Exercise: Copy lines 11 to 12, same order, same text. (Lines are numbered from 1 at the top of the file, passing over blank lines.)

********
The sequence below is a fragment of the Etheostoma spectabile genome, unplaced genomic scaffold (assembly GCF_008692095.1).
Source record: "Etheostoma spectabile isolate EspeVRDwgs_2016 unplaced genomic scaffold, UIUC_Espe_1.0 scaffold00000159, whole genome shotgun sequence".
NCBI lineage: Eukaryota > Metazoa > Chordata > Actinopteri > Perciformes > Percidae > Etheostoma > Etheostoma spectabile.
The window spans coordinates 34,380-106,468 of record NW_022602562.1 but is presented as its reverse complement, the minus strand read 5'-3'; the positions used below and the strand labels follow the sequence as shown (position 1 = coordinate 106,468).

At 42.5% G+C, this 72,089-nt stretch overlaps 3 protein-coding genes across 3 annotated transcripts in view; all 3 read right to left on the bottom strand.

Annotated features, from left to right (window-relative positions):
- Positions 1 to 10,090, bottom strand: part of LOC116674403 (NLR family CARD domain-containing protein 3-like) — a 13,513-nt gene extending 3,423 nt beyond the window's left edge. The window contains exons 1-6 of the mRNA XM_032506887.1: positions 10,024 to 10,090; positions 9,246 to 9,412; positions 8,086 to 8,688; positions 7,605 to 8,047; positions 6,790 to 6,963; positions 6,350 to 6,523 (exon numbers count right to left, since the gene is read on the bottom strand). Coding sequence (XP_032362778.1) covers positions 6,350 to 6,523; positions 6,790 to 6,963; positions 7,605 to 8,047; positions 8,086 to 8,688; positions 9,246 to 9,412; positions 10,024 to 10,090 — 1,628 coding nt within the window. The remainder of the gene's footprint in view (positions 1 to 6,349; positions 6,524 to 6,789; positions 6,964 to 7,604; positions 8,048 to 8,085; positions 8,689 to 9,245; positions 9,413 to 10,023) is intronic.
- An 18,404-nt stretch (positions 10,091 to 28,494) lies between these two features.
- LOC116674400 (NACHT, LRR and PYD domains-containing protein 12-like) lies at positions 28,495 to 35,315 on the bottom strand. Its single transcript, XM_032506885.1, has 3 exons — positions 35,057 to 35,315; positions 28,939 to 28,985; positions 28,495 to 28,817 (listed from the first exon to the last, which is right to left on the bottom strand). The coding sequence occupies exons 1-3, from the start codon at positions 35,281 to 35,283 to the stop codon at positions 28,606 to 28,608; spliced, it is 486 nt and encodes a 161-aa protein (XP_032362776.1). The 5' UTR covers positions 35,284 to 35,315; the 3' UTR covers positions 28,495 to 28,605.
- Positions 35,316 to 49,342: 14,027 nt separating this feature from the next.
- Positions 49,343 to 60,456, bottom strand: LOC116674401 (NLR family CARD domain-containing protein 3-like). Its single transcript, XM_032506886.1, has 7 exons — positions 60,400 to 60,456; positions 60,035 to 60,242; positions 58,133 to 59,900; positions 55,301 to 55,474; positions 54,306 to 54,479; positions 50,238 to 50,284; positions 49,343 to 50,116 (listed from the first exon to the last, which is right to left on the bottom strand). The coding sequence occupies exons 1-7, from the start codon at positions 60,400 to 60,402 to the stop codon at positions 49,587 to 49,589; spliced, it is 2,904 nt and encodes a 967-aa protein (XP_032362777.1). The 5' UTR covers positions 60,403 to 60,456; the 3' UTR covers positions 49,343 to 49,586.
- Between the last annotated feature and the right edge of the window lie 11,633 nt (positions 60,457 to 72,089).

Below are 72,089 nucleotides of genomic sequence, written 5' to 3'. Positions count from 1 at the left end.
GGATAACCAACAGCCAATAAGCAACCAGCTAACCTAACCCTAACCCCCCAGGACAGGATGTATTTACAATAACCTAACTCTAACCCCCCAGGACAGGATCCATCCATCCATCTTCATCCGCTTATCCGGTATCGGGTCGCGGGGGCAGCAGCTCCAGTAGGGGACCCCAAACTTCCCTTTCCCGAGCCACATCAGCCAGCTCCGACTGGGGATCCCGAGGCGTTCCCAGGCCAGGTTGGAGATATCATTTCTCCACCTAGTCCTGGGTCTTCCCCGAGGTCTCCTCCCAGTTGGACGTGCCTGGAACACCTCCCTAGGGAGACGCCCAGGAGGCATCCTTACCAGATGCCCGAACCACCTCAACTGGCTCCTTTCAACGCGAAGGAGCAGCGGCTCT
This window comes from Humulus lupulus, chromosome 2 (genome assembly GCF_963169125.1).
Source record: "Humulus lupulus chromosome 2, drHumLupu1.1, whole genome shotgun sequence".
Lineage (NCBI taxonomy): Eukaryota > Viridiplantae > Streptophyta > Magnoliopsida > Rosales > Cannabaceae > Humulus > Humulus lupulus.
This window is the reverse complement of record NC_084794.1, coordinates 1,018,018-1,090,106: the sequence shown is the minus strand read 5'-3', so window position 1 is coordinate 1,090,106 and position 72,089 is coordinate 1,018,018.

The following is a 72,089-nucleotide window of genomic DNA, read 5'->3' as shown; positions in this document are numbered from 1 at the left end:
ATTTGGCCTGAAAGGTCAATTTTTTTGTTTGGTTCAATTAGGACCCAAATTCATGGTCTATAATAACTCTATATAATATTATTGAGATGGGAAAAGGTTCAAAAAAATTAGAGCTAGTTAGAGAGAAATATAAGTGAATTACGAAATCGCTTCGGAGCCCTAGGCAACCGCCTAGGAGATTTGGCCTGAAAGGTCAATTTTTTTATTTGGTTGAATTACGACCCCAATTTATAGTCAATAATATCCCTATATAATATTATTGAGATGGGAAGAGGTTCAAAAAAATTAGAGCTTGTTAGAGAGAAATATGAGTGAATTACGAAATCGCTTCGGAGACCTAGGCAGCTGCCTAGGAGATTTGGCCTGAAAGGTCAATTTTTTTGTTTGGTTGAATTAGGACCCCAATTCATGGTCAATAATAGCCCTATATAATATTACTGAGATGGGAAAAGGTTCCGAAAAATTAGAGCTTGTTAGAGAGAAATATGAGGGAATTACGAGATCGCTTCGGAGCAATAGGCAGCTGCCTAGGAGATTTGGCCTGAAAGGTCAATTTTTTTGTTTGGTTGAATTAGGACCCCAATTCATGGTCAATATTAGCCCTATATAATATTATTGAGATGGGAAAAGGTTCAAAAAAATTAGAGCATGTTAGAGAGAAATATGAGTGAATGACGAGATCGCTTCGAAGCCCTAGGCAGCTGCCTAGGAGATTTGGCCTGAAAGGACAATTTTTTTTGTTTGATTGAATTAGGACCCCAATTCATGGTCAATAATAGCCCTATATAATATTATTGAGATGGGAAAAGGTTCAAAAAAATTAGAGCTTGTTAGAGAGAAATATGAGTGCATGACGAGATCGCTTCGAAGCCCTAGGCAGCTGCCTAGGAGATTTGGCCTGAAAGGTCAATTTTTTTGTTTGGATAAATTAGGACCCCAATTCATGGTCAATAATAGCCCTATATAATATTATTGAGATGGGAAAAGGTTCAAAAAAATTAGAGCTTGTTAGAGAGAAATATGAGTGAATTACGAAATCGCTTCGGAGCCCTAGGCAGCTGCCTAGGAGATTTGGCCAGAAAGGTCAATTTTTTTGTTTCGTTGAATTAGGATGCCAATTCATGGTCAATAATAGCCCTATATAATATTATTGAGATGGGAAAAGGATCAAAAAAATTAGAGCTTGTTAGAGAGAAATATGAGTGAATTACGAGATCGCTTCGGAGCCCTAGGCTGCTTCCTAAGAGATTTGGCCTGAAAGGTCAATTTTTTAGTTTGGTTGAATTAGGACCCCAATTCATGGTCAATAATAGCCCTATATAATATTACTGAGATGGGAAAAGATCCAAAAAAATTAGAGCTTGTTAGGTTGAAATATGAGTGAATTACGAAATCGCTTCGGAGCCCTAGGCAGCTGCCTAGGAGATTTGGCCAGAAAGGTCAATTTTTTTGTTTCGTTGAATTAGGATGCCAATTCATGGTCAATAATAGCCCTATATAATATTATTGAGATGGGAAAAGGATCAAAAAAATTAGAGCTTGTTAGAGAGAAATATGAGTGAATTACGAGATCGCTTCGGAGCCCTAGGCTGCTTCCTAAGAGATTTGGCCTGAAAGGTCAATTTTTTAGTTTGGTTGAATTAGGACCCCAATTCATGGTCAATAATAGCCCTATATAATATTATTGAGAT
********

- Positions 49,343 to 60,456, bottom strand: LOC116674401 (NLR family CARD domain-containing protein 3-like). Its single transcript, XM_032506886.1, has 7 exons — positions 60,400 to 60,456; positions 60,035 to 60,242; positions 58,133 to 59,900; positions 55,301 to 55,474; positions 54,306 to 54,479; positions 50,238 to 50,284; positions 49,343 to 50,116 (listed from the first exon to the last, which is right to left on the bottom strand). The coding sequence occupies exons 1-7, from the start codon at positions 60,400 to 60,402 to the stop codon at positions 49,587 to 49,589; spliced, it is 2,904 nt and encodes a 967-aa protein (XP_032362777.1). The 5' UTR covers positions 60,403 to 60,456; the 3' UTR covers positions 49,343 to 49,586.
- Between the last annotated feature and the right edge of the window lie 11,633 nt (positions 60,457 to 72,089).